Chief Justice Tun Arifin Zakaria said allowing more tasks to be done online – from online filing for criminal matters and appeals to online bidding on auctions – would improve accessibility and better serve the public.
“The E-bidding system will make the process more transparent and is expected to eliminate any syndicate that seeks to interfere… which would lead to artificial pricing,” he said at the Opening of the Legal Year 2017 in Putrajaya, on Friday (Jan 13).
He also highlighted that now the E-Court system was entering its second phase, its usefulness would be compounded by the fact it was accessible in more courthouses.
The E-Court system introduced in 2009 was originally available in selected court houses in major cities – including in Kuala Lumpur, Shah Alam, Ipoh, Penang, Johor, and the Federal Court in Putrajaya – however the system would soon be available throughout the peninsular.
The project was being undertaken by Omesti Bhd, which completed the first phase of e-Courts in 2011, and secured the RM31.015mil contract for the second phase, to be completed by July 25.
The court infrastructure digitisation programme was rolled out in 2009 to eight primary court complex in the Peninsular – including in Kuala Lumpur, Shah Alam, Ipoh, Penang, Johor, and the Palace of Justice.
The new system would first be introduced in Ayer Keroh and Kuantan court, then the existing eight court complexes and then 12 more new court complexes.
Ariffin said there were also plans to broaden the scope of the specialised Cyber Courts to hear civil suits.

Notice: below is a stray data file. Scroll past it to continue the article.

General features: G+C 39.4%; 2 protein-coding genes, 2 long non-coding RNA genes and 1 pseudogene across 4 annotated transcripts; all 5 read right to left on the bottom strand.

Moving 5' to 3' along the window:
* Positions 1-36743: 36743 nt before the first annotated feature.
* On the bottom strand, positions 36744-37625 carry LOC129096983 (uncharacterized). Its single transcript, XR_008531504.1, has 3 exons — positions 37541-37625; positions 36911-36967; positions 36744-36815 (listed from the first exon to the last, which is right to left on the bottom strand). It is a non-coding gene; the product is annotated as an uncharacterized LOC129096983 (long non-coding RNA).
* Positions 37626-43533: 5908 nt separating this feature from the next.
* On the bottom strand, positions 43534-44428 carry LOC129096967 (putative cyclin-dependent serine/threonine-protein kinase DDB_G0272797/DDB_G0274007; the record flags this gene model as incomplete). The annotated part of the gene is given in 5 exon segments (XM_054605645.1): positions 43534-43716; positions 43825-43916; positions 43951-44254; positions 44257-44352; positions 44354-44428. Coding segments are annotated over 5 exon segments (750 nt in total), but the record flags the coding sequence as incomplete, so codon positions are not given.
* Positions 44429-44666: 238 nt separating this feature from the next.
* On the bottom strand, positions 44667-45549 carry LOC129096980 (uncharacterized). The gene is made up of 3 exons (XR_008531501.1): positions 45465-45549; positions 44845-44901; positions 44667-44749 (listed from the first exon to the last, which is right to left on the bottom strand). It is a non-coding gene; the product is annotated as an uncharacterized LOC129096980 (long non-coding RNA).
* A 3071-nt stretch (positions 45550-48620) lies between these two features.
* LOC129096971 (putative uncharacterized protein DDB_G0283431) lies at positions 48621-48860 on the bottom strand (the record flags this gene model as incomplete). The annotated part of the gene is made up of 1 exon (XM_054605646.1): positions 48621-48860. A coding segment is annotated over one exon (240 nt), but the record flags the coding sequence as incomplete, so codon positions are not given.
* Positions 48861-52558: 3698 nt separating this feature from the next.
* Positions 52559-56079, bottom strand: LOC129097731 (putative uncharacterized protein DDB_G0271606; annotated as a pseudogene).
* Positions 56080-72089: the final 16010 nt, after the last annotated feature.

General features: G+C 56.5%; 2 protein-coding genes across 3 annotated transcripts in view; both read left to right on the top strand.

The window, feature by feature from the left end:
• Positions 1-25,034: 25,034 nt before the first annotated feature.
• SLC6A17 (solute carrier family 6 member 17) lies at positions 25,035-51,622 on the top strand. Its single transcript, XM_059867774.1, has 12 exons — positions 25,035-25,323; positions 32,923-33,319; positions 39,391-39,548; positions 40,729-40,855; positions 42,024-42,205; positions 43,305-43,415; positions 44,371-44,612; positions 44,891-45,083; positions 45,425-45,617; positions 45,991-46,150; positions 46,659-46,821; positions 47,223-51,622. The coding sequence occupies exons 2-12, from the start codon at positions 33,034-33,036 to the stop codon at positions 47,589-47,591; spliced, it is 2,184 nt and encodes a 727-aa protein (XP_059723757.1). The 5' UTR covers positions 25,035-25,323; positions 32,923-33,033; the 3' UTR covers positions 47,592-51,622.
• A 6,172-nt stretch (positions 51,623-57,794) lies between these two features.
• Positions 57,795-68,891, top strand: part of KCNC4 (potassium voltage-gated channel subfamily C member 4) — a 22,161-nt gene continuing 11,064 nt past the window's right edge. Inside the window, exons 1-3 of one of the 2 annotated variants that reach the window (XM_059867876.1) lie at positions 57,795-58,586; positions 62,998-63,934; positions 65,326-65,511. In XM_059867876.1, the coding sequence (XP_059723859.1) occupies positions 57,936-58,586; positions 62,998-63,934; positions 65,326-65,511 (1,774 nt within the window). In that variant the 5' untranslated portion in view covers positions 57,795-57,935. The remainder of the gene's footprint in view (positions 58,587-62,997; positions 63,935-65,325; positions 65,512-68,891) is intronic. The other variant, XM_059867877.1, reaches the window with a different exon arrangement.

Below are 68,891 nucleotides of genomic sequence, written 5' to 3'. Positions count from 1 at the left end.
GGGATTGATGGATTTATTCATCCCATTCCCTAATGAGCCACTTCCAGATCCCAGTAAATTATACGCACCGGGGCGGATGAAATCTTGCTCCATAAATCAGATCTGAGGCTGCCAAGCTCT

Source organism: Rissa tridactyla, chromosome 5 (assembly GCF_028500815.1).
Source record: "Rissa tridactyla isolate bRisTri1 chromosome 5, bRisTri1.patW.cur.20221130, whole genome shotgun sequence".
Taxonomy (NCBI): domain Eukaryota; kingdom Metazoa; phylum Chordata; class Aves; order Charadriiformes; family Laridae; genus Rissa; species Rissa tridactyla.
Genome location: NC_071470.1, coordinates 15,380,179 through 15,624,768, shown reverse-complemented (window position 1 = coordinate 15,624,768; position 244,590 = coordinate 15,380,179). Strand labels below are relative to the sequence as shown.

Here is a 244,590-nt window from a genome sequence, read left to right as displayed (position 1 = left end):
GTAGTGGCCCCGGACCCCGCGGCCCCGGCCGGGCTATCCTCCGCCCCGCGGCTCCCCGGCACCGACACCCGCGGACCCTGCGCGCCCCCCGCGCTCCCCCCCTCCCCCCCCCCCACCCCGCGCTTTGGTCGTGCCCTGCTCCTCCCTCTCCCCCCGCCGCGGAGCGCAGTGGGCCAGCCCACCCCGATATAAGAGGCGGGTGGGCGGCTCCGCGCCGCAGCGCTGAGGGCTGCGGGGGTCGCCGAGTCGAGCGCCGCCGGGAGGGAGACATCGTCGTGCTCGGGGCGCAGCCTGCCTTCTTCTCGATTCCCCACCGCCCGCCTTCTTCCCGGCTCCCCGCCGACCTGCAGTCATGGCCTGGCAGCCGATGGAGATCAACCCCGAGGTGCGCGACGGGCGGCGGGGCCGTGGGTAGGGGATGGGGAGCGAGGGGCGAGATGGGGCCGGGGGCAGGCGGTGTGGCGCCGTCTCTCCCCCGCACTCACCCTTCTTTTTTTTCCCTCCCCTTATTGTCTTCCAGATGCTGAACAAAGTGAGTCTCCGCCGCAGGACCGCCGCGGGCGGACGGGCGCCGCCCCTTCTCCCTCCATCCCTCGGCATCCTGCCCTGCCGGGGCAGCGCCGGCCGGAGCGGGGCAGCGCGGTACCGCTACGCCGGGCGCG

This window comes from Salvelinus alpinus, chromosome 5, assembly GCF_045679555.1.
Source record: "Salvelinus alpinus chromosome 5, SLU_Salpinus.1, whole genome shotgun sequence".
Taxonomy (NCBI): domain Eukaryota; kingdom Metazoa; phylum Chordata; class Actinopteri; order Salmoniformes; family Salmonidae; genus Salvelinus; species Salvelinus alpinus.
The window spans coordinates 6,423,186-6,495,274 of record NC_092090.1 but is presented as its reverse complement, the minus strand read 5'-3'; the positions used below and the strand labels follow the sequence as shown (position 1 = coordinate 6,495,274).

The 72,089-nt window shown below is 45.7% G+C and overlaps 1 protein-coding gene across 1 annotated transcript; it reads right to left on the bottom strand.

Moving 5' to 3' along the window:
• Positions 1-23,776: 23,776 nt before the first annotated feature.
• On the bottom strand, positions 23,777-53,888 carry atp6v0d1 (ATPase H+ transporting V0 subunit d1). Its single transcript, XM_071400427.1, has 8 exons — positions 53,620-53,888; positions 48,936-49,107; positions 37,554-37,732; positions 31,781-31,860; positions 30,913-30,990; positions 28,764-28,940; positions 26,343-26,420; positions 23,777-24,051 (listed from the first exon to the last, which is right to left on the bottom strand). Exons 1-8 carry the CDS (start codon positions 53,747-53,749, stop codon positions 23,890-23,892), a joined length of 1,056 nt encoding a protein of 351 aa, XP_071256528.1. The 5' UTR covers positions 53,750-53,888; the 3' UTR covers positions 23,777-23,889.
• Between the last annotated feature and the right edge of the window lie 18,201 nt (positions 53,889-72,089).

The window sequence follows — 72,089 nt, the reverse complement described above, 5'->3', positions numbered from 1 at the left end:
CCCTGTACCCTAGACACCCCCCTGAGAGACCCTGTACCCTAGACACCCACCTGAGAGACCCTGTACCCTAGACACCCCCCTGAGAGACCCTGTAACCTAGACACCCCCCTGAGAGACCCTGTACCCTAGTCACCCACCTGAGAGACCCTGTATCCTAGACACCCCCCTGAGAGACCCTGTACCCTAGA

Set up on Sept 1 last year, the Cyber Courts specifically handle cyber crime cases including bank fraud, spying, online gambling and pornography.
Malaysian Bar president Steven Thiru, who also spoke at the conference, said the legal profession had numerous concerns in the coming year, chief among them being technology’s disruption to the legal service.
He highlighted recent trends like Artificial Intelligence and online services like self lawyering, by way of using contract templates instead of hiring a lawyer.
“These changes should be seen as the next notch of progress, not the last rites of the profession,” said Thiru, calling on lawyers to leverage on technology to deliver more effective services.
He said the Bar had submitted a proposal to the Prime Minister’s Office through the minister in charge of law, Datuk Seri Azalina Othman that was meant as a road map of the legal profession.
This comes on the heels of Singapore’s Chief Justice Sundaresh Menon endorsing a five-year technology blueprint for the courts, with plans to set up a Judiciary IT Steering committee to review, revise and update the initiative.
The Singapore Academy of Law also presented its Legal Technology Vision outlining its aims of encouraging adoption legal tech among small- and medium-sized law firms and incubating a legal tech scene in Singapore.